Nosebleeds in Cats

By March 29 | See Comments

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Nosebleeds in cats are scientifically known as epistaxis. It is described as a kind of acute hemorrhage or bleeding from the feline's nostril, nasopharynx, or the nasal cavity. As an owner, a nosebleed event could be unsettling. A majority of sudden or acute nosebleeds happen due to infections in the upper respiratory tract or due to simple trauma. There could be other causes too. If it is the latter, take your cat to the veterinarian immediately.

What to do in case of epistaxis?

If you see your cat suffering from nosebleeds, you should first apply first aid. Your intention is to halt the bleeding. To do this, make or keep the cat calm. Excitement will only increase bleeding. Take an ice pack and place it on the feline's nose-bridge or on top of the muzzle. In the case of short-faced cat breeds, make sure that the cat can breathe around the ice pack. Small blood vessels will be constricted by the cold, and the rate of bleeding will slow down. You should never administer medicine to the cat unless prescribed by your veterinarian. The preceding steps should stop the bleeding. If they do not, then take the cat to the veterinarian immediately. Do understand that any pet with blood flowing from its nose will swallow it in copious amounts. This will result in melena or black stool or hematemesis or vomit containing blood clots. It is evident that these two will happen after epistaxis and are merely a symptom. There is no need to give any extra care to the cat for these two.

Diagnosis and treatment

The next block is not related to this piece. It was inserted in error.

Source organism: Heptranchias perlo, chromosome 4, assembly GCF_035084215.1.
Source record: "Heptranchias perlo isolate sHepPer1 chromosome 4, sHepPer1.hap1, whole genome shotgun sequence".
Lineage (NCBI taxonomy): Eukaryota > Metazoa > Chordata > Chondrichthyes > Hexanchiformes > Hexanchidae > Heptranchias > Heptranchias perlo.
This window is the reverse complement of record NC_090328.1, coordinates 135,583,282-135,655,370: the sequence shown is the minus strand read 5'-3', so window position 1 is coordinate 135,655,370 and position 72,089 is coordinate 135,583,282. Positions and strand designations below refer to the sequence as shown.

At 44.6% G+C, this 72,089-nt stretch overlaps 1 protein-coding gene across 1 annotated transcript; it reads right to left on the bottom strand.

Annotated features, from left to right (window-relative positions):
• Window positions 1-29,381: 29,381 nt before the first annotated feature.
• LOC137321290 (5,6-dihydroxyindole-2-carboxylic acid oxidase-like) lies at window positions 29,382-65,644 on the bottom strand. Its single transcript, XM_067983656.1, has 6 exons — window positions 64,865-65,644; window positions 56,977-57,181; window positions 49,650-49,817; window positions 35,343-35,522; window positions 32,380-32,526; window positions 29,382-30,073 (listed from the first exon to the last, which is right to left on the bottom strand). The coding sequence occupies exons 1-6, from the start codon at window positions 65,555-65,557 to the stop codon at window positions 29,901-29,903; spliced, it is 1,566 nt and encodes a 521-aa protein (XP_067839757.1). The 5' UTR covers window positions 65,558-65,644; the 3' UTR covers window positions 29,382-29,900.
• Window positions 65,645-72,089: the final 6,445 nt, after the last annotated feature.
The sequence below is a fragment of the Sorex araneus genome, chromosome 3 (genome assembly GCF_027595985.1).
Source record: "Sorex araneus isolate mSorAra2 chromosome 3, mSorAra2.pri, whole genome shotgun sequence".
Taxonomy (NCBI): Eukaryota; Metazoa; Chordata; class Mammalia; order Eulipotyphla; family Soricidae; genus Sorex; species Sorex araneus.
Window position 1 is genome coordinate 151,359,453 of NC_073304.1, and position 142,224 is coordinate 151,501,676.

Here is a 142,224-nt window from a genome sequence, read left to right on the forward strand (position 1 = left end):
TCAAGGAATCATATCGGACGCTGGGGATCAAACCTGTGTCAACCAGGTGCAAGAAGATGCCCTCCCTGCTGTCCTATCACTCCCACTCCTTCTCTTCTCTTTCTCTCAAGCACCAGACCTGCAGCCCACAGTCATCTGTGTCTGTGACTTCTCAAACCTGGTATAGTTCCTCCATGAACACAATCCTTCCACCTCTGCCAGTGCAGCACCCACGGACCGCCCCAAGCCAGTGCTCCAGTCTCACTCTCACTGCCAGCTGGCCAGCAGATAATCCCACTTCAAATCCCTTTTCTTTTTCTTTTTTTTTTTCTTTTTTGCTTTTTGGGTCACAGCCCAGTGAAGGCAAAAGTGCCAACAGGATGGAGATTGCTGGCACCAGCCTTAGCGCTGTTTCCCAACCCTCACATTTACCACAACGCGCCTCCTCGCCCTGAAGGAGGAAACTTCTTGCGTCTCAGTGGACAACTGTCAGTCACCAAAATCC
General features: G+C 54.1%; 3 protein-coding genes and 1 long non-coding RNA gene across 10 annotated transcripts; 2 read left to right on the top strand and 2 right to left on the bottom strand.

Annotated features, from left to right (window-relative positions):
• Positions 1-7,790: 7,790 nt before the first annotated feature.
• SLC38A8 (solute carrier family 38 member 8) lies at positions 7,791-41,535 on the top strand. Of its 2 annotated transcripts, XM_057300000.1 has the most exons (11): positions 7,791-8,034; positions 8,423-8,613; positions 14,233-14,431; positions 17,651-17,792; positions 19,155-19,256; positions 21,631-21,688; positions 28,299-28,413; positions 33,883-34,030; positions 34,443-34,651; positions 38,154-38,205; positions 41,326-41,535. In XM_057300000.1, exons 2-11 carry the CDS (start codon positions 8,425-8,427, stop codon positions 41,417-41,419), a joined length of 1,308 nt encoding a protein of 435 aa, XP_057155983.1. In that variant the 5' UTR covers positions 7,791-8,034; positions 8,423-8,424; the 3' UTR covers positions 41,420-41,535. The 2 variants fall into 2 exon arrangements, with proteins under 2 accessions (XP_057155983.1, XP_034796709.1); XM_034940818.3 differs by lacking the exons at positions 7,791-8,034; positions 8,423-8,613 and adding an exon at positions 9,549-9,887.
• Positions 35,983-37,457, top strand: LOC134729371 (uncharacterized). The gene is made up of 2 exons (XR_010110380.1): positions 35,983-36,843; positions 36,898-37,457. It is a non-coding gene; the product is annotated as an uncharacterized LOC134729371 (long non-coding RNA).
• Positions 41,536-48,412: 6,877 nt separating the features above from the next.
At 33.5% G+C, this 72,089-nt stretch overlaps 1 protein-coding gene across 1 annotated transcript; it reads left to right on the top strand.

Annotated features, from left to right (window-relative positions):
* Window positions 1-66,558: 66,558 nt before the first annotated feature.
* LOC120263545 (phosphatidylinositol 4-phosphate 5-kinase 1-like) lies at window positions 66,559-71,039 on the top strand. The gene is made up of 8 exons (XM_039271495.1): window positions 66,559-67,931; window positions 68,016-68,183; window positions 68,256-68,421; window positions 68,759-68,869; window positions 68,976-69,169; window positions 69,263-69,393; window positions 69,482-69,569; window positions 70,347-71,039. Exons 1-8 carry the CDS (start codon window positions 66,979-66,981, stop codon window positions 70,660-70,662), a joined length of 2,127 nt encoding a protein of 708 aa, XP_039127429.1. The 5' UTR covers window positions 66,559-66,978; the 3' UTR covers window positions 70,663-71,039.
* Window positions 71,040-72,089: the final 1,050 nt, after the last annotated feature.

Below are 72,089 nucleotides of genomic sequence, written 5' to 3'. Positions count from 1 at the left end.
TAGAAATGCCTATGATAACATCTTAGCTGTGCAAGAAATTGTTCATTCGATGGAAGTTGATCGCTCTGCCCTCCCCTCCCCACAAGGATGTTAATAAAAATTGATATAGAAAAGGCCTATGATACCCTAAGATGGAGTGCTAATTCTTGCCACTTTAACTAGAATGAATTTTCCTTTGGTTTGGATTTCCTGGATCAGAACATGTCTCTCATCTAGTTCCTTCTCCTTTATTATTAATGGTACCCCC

To diagnose epistaxis, your veterinarian will need your cat's thorough medical history. The doctor may ask a series of questions like whether the feline was exposed to any medication within the preceding 30 days. Anti-Inflammatory or non-steroidal medications could inhibit blood clotting, and thus the blood may easily flow. Do record all the medicines and supplements you gave to your kitty.  After the evaluation of your cat's medical history, the veterinarian will do a physical examination. The medical professional will search for particular abnormalities as if there is any asymmetry or any deformity in the cat face. The veterinarian will carefully examine the elevation of third eyelids or any swelling of the nose bridge or the bulging of one eye when contrasted with others. Either eye could be excessively torn, and they will be red. The skin around the nose will have an abnormal appearance, and the gums will change color, becoming pale. The veterinarian, depending on findings, may recommend single or multiple tests including complete blood cell count or CBC and serum biochemistry. The medical professional may also recommend urinalysis and a series of clotting tests.

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